Tropical Storm Tammy Challenges Trysail College Regatta

text and photos by Marcy Trenholm

(October 11, 2005) The tail end of Tropical Storm Tammy blew out the first day’s racing but did not prevent Storm Trysail Club (STC) from holding its largest-ever Intercollegiate Offshore Regatta at Larchmont Yacht Club over the Columbus Day weekend on October 8 and 9. The two-day event included nearly 250 sailors, who took a break from college dinghy sailing to compete aboard ocean-going boats ranging in size from 34 to 44 feet.

This is the fifth year that the club has hosted the college regatta, and in that time the number of participants has grown from only a handful to 32 teams from 24 schools this year.

"The Storm Trysail Club runs the regatta to expose college dinghy sailors to the fun and team work of offshore racing," said Regatta Chair Adam Loory, of Mamaroneck,"as well as to give big boat sailors in college a venue to participate against each other.“ This year, the college sailors also got to experience handling the boats in the same "storm trysail" conditions that the club is known for.

RegattaWith winds reaching 30 knots and gusts blasting into the mid-40s, Principal Race Officer Butch Ulmer sent the fleet back to the harbor on Saturday. “Even though we didn’t get to race, I think the kids got a great opportunity to sail in the extreme conditions,” said Mr. Ulmer. "Some old sails ripped and others got laid over in the bigger blasts, but no one was hurt, and everyone was smiling back at the dock."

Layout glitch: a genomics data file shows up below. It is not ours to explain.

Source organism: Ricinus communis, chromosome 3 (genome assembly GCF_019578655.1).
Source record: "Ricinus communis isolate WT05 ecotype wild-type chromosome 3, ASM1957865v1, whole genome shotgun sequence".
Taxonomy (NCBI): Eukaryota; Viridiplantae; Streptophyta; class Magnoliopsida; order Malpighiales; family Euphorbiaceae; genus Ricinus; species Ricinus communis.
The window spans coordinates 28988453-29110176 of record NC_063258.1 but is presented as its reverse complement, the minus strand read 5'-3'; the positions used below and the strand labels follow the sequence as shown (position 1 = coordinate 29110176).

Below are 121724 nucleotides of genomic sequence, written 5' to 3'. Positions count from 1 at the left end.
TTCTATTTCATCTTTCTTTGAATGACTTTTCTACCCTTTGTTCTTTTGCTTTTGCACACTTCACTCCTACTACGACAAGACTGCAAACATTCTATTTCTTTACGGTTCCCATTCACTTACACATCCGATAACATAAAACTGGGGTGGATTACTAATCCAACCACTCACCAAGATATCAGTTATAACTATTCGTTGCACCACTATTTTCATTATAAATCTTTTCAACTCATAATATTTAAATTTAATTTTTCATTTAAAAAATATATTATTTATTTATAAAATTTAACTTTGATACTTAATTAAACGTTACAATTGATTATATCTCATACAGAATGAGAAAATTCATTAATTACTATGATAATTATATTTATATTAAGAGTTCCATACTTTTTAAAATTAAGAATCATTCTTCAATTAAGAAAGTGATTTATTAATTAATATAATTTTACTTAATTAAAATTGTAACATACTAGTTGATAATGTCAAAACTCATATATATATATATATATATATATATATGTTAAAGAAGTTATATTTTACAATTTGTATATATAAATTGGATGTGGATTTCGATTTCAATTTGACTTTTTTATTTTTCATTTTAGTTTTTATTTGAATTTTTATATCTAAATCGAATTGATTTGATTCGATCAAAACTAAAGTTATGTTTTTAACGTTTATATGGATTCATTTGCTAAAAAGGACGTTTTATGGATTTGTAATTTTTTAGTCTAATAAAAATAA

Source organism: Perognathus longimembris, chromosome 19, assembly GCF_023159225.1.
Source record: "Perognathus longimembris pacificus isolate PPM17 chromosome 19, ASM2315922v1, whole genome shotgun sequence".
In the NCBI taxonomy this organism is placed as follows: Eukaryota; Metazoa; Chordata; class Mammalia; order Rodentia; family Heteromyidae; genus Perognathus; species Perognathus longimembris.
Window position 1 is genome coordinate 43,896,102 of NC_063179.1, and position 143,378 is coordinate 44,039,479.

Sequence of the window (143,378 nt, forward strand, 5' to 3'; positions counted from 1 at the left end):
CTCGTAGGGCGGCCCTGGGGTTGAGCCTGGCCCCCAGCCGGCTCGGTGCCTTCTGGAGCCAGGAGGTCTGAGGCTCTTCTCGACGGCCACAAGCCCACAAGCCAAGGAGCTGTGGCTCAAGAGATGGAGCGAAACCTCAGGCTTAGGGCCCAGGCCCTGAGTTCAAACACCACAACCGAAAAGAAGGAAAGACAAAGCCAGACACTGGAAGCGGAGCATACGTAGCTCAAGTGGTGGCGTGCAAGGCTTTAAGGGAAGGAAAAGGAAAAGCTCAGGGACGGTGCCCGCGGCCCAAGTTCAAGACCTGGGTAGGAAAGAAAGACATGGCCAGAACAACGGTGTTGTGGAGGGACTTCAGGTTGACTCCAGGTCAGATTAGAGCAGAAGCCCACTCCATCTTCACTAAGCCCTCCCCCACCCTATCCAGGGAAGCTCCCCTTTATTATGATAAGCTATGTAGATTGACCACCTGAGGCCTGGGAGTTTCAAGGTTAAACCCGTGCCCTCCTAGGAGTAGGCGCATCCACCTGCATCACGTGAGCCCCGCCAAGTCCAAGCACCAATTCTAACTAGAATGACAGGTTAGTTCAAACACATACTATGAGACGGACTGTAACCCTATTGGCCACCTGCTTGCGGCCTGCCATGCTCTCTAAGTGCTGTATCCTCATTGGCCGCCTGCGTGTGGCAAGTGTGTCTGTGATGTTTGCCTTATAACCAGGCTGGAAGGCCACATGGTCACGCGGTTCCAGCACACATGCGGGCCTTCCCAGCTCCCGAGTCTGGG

"The owners were very brave to allow their boats to be sailed in those conditions," observed STC Commodore Rich du Moulin.

The second day dawned with much calmer conditions. Windward-leeward courses were sailed in 3 1/2 hours, the sailors challenged by the shifty easterly that started out at 15 knots and died throughout the races. “Looking across the water, it was easy to tell which teams had big-boat experience and which ones were just being introduced to big boats,” said Mr. Loory. “I saw the leaders going around marks stacked up bow-to-stern."

Four teams, Northwestern, Miami of Ohio, Michigan and Western Michigan, traveled from the Midwest to participate; Duke came up from the south; and St. Mary’s, American, Georgetown and the Naval Academy came from the Chesapeake Bay area. The rest of the teams hailed from New York and New England.

Teams from Georgetown University won two of the four classes. For the third year in a row, Larchmont’s Ed du Moulin, now at Georgetown, skippered an Express 37 to victory in the Level 72 class, while Dan Esdorn, from Rye, steered to win in the 10-boat J/105 one-design class. The two other class winners were the U.S. Merchant Marine Academy, sailing a J/109 in the eight-boat level class for J/109s and J/120s, and St. Mary’s, which won the five-boat J/44 one-design class.

Lora Ann
The Georgetown Team aboard the du Moulin's Lora Ann headed upwind after rounding the leeward mark.

Sponsorship from Prestige Toyota, Vineyard Vines, Rolex, J/Boats, Douglas Gill, T2P.TV and UK-Halsey Sail makers made this a fee-free regatta for the sailors and boat owners. “Only Larchmont Yacht Club could handle an event this size," said Commodore du Moulin. “What other club could provide 30 guest moorings as well as provide a space for a sit- down dinner for 250, without using the club’s dining room?”

Marcy Trenholm is with the Storm Trysail Club. For more information and complete race results, visit